The Marian Fathers in Stockbridge wanted to start spreading the devotion again through pamphlets. Bishop Joseph Maguire of Springfield told them to get clarification from the Vatican, which arrived in 1979. In April 1982 they celebrated Divine Mercy Sunday in Stockbridge. The stone chapel, which seats about 200 people, could accommodate everyone who came that year, said Father Chwalek.
By 1985, though, the chapel was no longer big enough. That year the Marian Fathers started celebrating Mass outside, in a spot called St. Francis Grove.
In 1989, the Marian Fathers built an A-frame altar on a slope behind the shrine, which is where Divine Mercy Sunday Masses have been celebrated ever since.
Also in 1989, EWTN came to Stockbridge on Divine Mercy Sunday and filmed the Mass, broadcasting it later that night. In 1990, EWTN broadcast Divine Mercy Sunday liturgies live from Stockbridge, as the network has been doing ever since. (EWTN owns The National Catholic Register.)
Numbers surged after that; one year, the estimated throng was as high as 25,000. The shrine began using parking lots of three area schools and certain businesses as satellite parking, with shuttle buses running up and down Eden Hill.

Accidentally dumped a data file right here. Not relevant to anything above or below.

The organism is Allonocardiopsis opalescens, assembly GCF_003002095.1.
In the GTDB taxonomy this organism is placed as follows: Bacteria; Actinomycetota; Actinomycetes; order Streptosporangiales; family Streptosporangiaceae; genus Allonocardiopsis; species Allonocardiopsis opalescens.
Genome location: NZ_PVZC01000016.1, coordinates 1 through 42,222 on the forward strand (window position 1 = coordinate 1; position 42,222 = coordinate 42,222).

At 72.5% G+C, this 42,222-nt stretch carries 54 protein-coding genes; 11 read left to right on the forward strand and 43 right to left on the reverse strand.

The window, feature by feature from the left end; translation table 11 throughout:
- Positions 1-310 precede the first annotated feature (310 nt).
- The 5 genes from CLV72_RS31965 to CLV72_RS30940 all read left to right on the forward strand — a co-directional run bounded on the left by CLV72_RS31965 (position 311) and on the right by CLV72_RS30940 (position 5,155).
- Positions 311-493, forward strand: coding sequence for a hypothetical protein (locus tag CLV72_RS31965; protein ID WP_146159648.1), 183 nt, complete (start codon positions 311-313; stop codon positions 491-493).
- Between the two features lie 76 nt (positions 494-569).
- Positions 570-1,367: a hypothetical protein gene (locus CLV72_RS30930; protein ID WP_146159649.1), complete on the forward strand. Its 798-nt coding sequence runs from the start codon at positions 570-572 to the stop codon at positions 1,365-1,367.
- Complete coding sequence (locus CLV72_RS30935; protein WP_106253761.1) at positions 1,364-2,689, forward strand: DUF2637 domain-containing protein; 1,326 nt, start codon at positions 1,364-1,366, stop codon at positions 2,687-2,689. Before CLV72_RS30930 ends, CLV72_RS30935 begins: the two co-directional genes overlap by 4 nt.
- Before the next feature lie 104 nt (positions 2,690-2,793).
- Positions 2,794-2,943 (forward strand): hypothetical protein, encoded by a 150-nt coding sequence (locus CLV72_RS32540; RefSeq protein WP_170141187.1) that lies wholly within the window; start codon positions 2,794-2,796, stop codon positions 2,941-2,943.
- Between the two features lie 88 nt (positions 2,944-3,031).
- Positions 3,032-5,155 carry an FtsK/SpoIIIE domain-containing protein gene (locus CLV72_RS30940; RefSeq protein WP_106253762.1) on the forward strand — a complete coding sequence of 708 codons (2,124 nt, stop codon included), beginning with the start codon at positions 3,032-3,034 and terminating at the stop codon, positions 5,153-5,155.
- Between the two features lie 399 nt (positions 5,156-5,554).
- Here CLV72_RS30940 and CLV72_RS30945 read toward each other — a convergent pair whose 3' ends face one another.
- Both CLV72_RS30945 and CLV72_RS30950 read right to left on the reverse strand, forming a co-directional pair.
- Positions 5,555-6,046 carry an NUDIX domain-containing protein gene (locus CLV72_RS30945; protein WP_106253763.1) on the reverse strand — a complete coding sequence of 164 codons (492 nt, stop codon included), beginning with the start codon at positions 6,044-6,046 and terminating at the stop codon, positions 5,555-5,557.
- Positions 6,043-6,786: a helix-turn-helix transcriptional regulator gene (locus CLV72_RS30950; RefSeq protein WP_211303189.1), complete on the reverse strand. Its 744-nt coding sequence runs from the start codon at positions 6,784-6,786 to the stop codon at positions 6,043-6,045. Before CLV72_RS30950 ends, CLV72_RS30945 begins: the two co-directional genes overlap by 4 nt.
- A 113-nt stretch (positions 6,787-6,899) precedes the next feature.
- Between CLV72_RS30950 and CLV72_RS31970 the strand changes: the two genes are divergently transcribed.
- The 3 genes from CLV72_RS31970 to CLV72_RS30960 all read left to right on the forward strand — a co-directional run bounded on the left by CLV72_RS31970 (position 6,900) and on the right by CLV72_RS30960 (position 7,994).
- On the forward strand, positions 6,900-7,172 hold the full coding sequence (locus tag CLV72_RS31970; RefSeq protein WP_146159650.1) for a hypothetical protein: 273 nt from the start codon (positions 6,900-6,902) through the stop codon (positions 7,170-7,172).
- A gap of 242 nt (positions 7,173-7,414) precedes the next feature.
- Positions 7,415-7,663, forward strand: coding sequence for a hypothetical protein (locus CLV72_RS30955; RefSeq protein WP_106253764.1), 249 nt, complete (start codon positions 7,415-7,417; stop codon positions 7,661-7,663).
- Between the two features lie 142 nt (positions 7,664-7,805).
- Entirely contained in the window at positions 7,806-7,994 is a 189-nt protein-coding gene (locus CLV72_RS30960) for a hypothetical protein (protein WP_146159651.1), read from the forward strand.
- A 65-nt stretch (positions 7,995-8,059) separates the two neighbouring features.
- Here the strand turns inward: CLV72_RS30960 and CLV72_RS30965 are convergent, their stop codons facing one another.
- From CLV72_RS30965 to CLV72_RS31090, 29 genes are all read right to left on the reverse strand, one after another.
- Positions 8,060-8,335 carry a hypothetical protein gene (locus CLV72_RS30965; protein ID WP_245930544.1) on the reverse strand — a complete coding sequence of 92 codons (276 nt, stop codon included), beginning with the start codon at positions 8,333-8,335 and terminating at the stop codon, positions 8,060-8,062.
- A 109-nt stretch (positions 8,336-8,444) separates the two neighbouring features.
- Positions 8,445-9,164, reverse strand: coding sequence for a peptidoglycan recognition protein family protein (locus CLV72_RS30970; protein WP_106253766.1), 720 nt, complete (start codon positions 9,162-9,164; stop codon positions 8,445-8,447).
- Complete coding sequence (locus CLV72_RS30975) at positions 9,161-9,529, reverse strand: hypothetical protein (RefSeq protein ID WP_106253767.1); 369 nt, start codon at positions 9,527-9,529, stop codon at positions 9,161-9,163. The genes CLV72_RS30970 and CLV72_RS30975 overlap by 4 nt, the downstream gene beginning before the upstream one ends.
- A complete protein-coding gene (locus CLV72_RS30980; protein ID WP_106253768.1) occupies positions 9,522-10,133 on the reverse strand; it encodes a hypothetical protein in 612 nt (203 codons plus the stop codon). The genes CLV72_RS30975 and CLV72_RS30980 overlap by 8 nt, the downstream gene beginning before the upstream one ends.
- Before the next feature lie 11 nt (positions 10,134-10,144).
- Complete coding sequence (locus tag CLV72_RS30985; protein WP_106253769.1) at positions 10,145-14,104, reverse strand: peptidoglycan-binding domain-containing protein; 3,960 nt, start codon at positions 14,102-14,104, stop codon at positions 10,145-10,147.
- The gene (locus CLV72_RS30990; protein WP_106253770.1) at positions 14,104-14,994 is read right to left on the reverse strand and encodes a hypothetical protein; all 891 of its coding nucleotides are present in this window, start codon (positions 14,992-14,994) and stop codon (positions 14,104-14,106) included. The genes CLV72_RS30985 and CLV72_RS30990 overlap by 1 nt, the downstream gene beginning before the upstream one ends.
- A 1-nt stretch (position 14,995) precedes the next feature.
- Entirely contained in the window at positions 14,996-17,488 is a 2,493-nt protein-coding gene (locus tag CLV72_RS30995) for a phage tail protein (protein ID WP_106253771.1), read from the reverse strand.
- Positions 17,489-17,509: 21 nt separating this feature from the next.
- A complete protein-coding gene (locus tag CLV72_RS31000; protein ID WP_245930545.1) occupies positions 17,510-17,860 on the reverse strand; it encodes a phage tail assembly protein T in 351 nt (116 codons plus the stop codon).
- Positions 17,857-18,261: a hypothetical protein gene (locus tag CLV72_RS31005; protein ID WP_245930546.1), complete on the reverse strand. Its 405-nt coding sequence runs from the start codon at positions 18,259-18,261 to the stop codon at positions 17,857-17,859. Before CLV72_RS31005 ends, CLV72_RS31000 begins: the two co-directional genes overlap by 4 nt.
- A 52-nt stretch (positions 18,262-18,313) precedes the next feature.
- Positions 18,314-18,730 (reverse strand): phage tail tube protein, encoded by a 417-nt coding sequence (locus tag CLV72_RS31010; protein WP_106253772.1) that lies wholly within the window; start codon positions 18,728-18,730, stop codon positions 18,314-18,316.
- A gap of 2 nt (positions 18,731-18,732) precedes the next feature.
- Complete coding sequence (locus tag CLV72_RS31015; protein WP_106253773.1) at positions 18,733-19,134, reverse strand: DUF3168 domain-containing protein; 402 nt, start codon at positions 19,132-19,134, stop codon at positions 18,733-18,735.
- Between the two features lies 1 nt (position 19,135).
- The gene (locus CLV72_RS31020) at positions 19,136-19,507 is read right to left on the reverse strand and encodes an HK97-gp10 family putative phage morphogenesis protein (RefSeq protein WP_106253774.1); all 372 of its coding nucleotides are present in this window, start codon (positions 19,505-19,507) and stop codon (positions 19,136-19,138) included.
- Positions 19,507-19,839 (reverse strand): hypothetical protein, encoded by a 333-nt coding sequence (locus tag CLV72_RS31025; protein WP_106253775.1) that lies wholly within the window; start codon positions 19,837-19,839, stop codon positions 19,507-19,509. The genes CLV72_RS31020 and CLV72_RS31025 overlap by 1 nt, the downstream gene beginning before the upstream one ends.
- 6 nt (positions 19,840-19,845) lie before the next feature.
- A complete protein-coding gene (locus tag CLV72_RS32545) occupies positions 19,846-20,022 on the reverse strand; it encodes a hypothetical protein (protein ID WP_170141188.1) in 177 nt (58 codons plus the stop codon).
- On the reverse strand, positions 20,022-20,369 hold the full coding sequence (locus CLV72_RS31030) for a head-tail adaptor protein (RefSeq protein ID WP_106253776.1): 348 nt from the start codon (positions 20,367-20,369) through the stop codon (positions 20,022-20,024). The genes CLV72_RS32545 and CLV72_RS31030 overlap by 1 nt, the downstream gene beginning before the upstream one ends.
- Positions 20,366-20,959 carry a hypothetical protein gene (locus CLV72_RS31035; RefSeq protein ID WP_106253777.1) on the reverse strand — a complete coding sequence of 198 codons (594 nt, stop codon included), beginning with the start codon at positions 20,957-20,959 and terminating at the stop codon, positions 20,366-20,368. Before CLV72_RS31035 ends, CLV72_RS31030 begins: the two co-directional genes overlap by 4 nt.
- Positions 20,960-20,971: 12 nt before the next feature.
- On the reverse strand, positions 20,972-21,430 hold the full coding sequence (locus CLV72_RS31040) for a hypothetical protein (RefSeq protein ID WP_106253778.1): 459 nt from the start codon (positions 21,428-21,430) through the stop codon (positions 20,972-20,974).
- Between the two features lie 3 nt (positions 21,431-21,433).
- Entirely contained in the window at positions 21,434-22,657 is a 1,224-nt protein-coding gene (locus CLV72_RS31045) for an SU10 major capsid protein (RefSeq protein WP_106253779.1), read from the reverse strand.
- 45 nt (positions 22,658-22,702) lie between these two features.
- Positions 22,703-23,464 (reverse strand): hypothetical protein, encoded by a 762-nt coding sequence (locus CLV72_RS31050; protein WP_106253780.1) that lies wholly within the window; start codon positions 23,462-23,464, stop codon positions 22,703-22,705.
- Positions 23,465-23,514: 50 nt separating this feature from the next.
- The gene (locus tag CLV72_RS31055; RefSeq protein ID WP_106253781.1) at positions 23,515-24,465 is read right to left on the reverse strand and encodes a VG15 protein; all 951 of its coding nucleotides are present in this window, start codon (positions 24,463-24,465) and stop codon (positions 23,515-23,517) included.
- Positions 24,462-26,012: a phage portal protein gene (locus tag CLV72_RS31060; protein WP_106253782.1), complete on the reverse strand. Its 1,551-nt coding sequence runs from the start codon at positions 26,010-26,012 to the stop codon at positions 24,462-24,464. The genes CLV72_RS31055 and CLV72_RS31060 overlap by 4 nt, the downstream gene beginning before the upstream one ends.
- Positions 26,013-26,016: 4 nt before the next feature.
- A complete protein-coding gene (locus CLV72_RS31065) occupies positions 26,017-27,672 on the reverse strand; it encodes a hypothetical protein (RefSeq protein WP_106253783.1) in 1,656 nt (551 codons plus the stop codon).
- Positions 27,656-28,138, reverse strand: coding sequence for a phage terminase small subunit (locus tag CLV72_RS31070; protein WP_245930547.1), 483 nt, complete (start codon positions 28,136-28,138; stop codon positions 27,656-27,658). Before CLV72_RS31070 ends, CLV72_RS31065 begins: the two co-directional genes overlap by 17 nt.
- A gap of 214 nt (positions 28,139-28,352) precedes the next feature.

“And we noticed a large number of those pilgrims were Latinos, Filipinos, and Haitians. So it became a more international event,” said Dutil, one of the coordinators who help organize, in aggregate, about 600 volunteers.
Divine Mercy Sunday Proclaimed
Pope John Paul II canonized Sister Faustina April 30, 2000, which was the Sunday after Easter that year. The Pope also proclaimed that day the Feast of the Divine Mercy.
At that point, Divine Mercy Sunday became part of the universal Church’s calendar, which means that every Catholic church celebrates it liturgically. Many also mark the day with the Chaplet of Divine Mercy and confessions.